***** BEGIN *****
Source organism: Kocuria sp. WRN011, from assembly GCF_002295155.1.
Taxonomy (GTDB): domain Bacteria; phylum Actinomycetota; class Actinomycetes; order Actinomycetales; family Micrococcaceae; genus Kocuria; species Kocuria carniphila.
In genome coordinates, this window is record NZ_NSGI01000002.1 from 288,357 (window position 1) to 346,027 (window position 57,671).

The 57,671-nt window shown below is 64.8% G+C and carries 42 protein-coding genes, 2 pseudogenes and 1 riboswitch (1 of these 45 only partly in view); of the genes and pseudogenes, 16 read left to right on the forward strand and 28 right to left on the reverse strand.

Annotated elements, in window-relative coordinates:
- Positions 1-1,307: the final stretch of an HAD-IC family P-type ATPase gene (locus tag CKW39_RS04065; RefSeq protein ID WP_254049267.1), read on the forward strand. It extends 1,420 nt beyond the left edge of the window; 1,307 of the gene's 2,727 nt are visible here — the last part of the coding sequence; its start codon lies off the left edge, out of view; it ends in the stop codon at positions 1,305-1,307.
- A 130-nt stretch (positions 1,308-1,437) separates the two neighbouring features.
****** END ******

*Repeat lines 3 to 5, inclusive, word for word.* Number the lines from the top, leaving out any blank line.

In genome coordinates, this window is record NZ_NSGI01000002.1 from 288,357 (window position 1) to 346,027 (window position 57,671).

The 57,671-nt window shown below is 64.8% G+C and carries 42 protein-coding genes, 2 pseudogenes and 1 riboswitch (1 of these 45 only partly in view); of the genes and pseudogenes, 16 read left to right on the forward strand and 28 right to left on the reverse strand.

Annotated elements, in window-relative coordinates: